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Scorching hot planet with metallic clouds discovered

by News Staff
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Astronomers announced on Monday the discovery of an incredibly hot planet with unique characteristics. Situated over 260 light years away from Earth, this distant world is exceptionally reflective, reflecting 80 percent of the light emitted by its host star. In fact, it rivals Venus, the brightest celestial object in our night sky after the Moon, in terms of its shininess.

Known as LTT9779b, this Neptune-sized planet was first detected in 2020. It has a remarkably close orbit around its star, completing one revolution in just 19 hours. Due to its proximity, the side of the planet facing its star reaches an incredibly scorching temperature of 2,000 degrees Celsius. Scientists initially believed that such extreme heat would prevent cloud formation on the planet.

However, contrary to expectations, LTT9779b does possess clouds. Researchers from France’s Cote d’Azur Observatory, who published their findings in the journal Astronomy and Astrophysics, compared the cloud formation to condensation in a bathroom after a hot shower. They explained that the planet’s atmosphere became oversaturated with a mixture of metal and silicate, similar to the materials used to make glass. This created a situation analogous to steam forming in a bathroom from hot water, resulting in the formation of metallic clouds in the planet’s atmosphere.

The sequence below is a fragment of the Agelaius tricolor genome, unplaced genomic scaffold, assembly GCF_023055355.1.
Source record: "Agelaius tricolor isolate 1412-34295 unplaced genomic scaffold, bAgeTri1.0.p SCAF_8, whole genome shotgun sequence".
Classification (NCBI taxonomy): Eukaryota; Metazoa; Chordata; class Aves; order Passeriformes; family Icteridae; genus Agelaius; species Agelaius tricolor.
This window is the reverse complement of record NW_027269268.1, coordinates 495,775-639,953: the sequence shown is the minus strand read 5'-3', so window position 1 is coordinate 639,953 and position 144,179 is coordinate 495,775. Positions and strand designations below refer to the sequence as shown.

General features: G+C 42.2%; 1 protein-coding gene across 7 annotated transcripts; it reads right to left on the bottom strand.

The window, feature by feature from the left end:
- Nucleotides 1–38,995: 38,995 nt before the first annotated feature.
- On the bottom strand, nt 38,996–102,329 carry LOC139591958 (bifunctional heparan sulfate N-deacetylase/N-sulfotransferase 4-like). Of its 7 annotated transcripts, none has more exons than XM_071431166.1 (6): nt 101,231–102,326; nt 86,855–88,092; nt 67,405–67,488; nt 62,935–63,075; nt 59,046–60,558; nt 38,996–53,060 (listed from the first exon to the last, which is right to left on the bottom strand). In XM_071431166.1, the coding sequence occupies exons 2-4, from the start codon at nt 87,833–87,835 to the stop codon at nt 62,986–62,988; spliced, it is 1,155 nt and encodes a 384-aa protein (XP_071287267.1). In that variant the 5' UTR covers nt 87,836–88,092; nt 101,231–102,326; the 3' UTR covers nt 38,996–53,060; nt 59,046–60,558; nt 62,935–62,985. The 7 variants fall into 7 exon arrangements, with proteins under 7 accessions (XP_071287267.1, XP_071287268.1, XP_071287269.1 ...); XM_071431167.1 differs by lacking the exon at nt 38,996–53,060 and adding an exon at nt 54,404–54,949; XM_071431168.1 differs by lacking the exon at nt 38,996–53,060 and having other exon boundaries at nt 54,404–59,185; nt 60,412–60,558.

This is an artist impression of exoplanet LTT9779b orbiting its host star. The planet is around the size of Neptune and reflects 80% of the light shone on it, making it the largest known “mirror” in the Universe. This shininess was discovered by detailed measurements made by ESA’s Cheops of the amount of light coming from the planet-star system. Because the planet reflects starlight back to us, the amount of light reaching Cheops’ instruments slightly decreased when the planet moved out of view behind its star. This small decrease could be measured thanks to the high precision of the detectors. Credit: ESA

Surviving ‘Neptune desert’

In addition to its unique reflective properties, the planet’s size and location make it an outlier among exoplanets. Typically, exoplanets with orbits shorter than 24 hours are either gas giants much larger than Earth or rocky planets half its size. However, LTT9779b resides in a region known as the “Neptune desert,” where planets of its size are not expected to be found. This makes its existence quite remarkable, defying conventional expectations.

“It’s a planet that defies expectations,” remarked Parmentier. Normally, planets of this nature would have their atmospheres stripped away by the intense stellar radiation, leaving behind barren rocky surfaces. However, the presence of metallic clouds on LTT9779b acts as a shield, reflecting light and protecting the atmosphere from being blown away. The comparison was drawn to the shields seen in old Star Trek films, safeguarding the ships from harm.

This research is considered a significant milestone as it sheds light on how a Neptune-sized planet can survive in the challenging conditions of the Neptune desert. The European Space Agency’s Cheops space telescope, launched in 2019, played a crucial role in measuring the planet’s reflectivity. By observing the light before and after LTT9779b passed behind its star, the telescope enabled scientists to assess its reflective properties accurately. The Cheops mission’s primary objective is to investigate exoplanets discovered outside our Solar System.

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